The Children’s Society describes a Child Abduction Warning Notice ‘as an early intervention and disruption tool used by the police as an effective way of disrupting contact between a vulnerable child and a predatory adult’. This basically refers to an adult who is inappropriately associating themselves with a child against the wishes of the child’s parents or the carer of a child and the notice will effectively act as a mechanism to sever the relationship.
The CPS use this tool as a means of challenging incidences where ‘young people, under the age of 16 years (or under 18 if in local authority care), place themselves at risk of significant harm due to their associations, and the forming of inappropriate relationships’. This can include a number of situations including (but not limited to) a child running away from home repeatedly, a child who has been groomed or is in the process of being groomed or a child who is reported missing and later found to be with the suspected adult.
As parents, it’s safe to say that we all love our children more than life itself and that we essentially make decisions for them because we believe it’s in their best interests to do so. As part of being a parent, we always want what’s best for them, even if at times your child cannot see or understand the decisions you make that affect them.
On most occasions we would probably worry over whether they are eating enough healthy foods, or if they are spending too much time on their phones or perhaps they’re not doing their homework and watching too much TV. Whatever the domestic dilemma may be, the vast majority of parents will almost certainly get through to their child one way or another because in essence children understand that, whilst parents can be ‘annoying’ or that we stop them from doing things, it’s because we are responsible adults to them and ultimately it’s because we care. The hope is that, as your child gets older, they will surround themselves with peers who will help them grow as individuals and start becoming adults at some point.
When is a child abduction warning notice needed?
With that said, a small percentage of parents may experience a situation where their child is spending time with an adult which may lead the parent(s) to have some of the following concerns;
- Your child is under 16 (or 18 if they are in local authority care) and is speaking to or interacting with an adult who you suspect is inducing or inciting them to run away from you
- You are worried that your child’s behaviour has suddenly changed for the worse since their association with this adult which seems inappropriate to you
- There is a large age gap
- There are concerns for sexual exploitation
- You believe there may be significant safeguarding concerns for your child, but your child doesn’t want to listen to you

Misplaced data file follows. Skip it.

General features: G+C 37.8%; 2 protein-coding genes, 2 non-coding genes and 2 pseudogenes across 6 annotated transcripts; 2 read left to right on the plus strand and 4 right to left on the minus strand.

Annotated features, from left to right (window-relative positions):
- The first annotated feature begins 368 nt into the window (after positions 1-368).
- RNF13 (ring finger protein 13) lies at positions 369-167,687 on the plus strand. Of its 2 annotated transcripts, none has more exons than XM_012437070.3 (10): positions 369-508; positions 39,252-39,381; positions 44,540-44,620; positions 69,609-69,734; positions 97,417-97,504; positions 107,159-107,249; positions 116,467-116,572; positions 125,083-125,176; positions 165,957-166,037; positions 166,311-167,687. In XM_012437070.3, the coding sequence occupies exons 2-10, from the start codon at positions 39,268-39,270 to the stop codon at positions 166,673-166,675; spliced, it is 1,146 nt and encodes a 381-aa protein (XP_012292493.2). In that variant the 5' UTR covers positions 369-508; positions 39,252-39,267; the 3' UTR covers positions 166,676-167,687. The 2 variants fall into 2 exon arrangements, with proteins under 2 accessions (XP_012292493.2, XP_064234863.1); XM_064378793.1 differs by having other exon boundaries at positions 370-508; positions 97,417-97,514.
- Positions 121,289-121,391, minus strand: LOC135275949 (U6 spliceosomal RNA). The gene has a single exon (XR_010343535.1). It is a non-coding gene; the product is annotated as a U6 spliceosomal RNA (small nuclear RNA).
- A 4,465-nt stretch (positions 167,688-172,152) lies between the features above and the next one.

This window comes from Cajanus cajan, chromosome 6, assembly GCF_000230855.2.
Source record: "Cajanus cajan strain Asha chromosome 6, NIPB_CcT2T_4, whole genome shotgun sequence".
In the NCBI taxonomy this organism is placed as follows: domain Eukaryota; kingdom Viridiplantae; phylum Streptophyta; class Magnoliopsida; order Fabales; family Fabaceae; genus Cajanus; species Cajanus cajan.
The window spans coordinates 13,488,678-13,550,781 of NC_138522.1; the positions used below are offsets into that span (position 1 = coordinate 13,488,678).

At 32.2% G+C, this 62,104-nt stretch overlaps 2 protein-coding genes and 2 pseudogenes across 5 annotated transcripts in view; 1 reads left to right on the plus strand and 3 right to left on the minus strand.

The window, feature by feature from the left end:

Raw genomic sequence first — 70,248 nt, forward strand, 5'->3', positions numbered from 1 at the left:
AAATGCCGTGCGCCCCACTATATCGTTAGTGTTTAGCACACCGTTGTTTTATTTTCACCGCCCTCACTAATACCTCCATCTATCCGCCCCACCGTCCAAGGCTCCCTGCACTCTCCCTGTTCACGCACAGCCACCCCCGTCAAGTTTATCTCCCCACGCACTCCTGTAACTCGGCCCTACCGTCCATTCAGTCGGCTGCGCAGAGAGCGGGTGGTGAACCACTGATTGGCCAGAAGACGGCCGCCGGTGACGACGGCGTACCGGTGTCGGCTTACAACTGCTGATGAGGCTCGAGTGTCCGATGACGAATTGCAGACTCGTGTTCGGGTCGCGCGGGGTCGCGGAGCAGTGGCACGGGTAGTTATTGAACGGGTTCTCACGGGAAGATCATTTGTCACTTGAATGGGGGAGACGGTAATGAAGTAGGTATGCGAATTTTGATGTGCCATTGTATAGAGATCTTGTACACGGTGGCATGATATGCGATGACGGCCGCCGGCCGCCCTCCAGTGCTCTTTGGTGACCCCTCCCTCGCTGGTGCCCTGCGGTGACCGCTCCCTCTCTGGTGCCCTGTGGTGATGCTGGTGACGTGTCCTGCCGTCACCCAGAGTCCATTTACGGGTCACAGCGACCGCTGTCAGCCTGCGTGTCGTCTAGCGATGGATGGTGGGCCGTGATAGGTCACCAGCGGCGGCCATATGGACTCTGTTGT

- Your child is wilfully spending time with the adult where they are perhaps being taken to the adult’s home without your permission for prolonged periods of time with them being kept behind closed doors
If you are experiencing any of the above with your child, it’s important you speak to the relevant authorities like the police on how you can get your child out of this situation whether they want to or not. If the police are satisfied that your concerns amount to an offence of child abduction or if there are genuine safeguarding concerns, the police can issue a child abduction warning notice to the suspect. The purpose of the notice effectively safeguards vulnerable young people.
Who issues a child abduction warning notice?
The warning notice is not governed by statute or legislation but it is often used as supporting evidence by the police if further action is needed against the suspect if they fail to comply with the notice.
If the police are satisfied that a suspect is taking advantage of a vulnerable child, they will take swift action to issue a notice by taking a statement from the parent(s) with care at first instance. They will also search their database to see if the suspect is known to the police as well as notifying the Assessment and Triage team at the local authority who will carry out checks on the sex offenders register and Violent Offenders.
What does a child abduction warning notice mean for the recipient?
The warning notice will provide the suspect with details of the concerns, the child’s name, date of birth and age and it will confirm that the suspect has no permission to associate or communicate with the child. The notice will be served on the suspect and read out to him by a police officer. For the avoidance of doubt, the suspect will be shown a photo of the child to clearly identify the child that they should not be contacting.
If there is evidence that the terms of the Warning Notice have been breached the suspect can be arrested and potentially prosecuted. Examples of what constitutes a breach of the notice includes the subject child being seen with the suspect after a warning notice has been issued or the child is missing and later found to be in the suspects care.
Breaching the notice does not constitute a criminal offence, but the issue of such a notice will assist the CPS to be in a stronger position to build a case which can lead to the suspect’s prosecution under a different criminal offence or via civil proceedings for an ASBO or an injunction.
If the above information causes you concern for your child or perhaps someone you know, please get in touch with us to seek legal advice as soon as possible. Depending on your circumstances, we may be able to assist you and your children via civil proceedings.